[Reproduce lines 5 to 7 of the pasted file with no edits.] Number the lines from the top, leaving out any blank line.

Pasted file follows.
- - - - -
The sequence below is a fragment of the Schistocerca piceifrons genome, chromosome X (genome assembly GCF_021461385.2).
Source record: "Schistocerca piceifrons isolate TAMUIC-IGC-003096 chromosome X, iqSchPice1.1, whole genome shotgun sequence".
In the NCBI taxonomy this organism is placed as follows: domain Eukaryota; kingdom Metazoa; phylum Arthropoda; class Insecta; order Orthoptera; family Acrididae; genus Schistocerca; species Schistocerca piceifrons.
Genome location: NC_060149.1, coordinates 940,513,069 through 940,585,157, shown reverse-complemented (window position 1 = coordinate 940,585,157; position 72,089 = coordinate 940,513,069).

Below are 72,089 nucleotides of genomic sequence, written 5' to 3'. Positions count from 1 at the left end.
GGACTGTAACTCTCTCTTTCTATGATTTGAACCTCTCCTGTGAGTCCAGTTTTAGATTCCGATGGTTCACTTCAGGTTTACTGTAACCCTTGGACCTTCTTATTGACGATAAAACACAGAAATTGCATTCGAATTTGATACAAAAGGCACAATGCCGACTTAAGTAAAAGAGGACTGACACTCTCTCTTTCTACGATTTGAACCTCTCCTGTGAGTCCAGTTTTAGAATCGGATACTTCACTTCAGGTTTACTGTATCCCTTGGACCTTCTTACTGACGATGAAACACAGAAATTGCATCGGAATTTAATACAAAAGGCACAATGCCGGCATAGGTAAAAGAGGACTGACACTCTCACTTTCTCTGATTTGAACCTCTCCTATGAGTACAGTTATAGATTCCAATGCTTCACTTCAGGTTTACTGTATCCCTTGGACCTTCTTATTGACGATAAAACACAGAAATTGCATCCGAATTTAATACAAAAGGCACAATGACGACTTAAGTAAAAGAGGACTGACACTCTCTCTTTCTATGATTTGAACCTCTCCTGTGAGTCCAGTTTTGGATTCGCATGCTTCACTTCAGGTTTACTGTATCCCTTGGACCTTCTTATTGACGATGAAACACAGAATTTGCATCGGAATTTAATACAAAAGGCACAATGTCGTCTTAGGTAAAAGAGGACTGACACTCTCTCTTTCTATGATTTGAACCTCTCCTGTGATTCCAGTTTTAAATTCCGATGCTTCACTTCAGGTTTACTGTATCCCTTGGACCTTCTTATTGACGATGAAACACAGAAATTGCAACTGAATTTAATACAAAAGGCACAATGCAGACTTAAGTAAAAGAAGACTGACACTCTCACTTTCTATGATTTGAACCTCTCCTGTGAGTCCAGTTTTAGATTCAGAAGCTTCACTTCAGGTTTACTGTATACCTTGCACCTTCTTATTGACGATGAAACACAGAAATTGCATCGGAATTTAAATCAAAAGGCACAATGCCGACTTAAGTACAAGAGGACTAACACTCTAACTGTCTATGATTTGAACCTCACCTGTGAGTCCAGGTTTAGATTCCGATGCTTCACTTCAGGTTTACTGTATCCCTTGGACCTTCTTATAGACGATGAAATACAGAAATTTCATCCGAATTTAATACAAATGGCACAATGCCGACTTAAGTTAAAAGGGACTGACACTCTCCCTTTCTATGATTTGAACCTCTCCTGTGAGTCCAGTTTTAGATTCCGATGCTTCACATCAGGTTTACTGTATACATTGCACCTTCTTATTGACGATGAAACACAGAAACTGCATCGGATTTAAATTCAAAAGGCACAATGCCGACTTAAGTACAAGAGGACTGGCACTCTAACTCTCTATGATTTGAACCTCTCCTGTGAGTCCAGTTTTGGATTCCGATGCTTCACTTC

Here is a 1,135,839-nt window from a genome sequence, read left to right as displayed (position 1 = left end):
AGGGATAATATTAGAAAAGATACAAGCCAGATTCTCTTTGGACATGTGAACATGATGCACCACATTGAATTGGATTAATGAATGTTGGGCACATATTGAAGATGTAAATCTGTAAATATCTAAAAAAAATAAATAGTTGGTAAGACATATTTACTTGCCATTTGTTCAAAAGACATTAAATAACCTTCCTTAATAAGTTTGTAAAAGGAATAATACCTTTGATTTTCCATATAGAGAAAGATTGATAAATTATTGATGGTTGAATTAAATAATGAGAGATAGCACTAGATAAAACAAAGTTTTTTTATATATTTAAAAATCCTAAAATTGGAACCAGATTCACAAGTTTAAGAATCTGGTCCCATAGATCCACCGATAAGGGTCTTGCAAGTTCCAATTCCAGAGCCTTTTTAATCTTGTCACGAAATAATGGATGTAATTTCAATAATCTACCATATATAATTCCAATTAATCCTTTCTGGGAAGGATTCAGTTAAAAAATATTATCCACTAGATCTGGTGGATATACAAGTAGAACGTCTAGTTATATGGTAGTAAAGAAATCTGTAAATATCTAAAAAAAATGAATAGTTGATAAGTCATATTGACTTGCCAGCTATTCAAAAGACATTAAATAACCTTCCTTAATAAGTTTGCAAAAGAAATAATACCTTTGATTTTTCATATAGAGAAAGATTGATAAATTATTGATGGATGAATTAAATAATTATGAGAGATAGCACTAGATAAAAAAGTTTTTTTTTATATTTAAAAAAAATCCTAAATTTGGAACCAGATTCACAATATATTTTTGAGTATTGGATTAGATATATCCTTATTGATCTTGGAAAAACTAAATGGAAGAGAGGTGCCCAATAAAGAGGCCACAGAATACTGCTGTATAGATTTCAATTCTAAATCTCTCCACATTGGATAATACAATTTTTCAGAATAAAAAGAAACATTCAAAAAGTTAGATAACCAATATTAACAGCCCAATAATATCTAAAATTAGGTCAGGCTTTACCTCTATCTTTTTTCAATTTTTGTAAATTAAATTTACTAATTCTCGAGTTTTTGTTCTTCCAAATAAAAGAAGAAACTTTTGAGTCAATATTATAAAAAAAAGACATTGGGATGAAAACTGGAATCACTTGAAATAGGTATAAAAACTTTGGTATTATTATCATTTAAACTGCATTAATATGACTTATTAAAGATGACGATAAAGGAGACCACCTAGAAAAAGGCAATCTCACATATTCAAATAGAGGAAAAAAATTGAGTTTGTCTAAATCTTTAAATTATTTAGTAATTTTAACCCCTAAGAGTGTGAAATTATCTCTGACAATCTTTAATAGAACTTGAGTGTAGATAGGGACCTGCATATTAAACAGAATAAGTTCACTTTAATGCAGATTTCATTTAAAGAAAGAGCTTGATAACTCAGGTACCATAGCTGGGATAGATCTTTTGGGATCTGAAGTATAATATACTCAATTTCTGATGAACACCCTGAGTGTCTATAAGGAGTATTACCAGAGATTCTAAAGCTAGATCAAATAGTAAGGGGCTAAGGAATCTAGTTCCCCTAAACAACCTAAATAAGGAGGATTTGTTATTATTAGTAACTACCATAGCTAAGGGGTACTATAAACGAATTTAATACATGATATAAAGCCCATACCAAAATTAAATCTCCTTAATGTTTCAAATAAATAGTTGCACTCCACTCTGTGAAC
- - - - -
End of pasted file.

Below are 72,089 nucleotides of genomic sequence, written 5' to 3'. Positions count from 1 at the left end.
GGACTGTAACTCTCTCTTTCTATGATTTGAACCTCTCCTGTGAGTCCAGTTTTAGATTCCGATGGTTCACTTCAGGTTTACTGTAACCCTTGGACCTTCTTATTGACGATAAAACACAGAAATTGCATTCGAATTTGATACAAAAGGCACAATGCCGACTTAAGTAAAAGAGGACTGACACTCTCTCTTTCTACGATTTGAACCTCTCCTGTGAGTCCAGTTTTAGAATCGGATACTTCACTTCAGGTTTACTGTATCCCTTGGACCTTCTTACTGACGATGAAACACAGAAATTGCATCGGAATTTAATACAAAAGGCACAATGCCGGCATAGGTAAAAGAGGACTGACACTCTCACTTTCTCTGATTTGAACCTCTCCTATGAGTACAGTTATAGATTCCAATGCTTCACTTCAGGTTTACTGTATCCCTTGGACCTTCTTATTGACGATAAAACACAGAAATTGCATCCGAATTTAATACAAAAGGCACAATGACGACTTAAGTAAAAGAGGACTGACACTCTCTCTTTCTATGATTTGAACCTCTCCTGTGAGTCCAGTTTTGGATTCGCATGCTTCACTTCAGGTTTACTGTATCCCTTGGACCTTCTTATTGACGATGAAACACAGAATTTGCATCGGAATTTAATACAAAAGGCACAATGTCGTCTTAGGTAAAAGAGGACTGACACTCTCTCTTTCTATGATTTGAACCTCTCCTGTGATTCCAGTTTTAAATTCCGATGCTTCACTTCAGGTTTACTGTATCCCTTGGACCTTCTTATTGACGATGAAACACAGAAATTGCAACTGAATTTAATACAAAAGGCACAATGCAGACTTAAGTAAAAGAAGACTGACACTCTCACTTTCTATGATTTGAACCTCTCCTGTGAGTCCAGTTTTAGATTCAGAAGCTTCACTTCAGGTTTACTGTATACCTTGCACCTTCTTATTGACGATGAAACACAGAAATTGCATCGGAATTTAAATCAAAAGGCACAATGCCGACTTAAGTACAAGAGGACTAACACTCTAACTGTCTATGATTTGAACCTCACCTGTGAGTCCAGGTTTAGATTCCGATGCTTCACTTCAGGTTTACTGTATCCCTTGGACCTTCTTATAGACGATGAAATACAGAAATTTCATCCGAATTTAATACAAATGGCACAATGCCGACTTAAGTTAAAAGGGACTGACACTCTCCCTTTCTATGATTTGAACCTCTCCTGTGAGTCCAGTTTTAGATTCCGATGCTTCACATCAGGTTTACTGTATACATTGCACCTTCTTATTGACGATGAAACACAGAAACTGCATCGGATTTAAATTCAAAAGGCACAATGCCGACTTAAGTACAAGAGGACTGGCACTCTAACTCTCTATGATTTGAACCTCTCCTGTGAGTCCAGTTTTGGATTCCGATGCTTCACTTC

Here is a 1,135,839-nt window from a genome sequence, read left to right as displayed (position 1 = left end):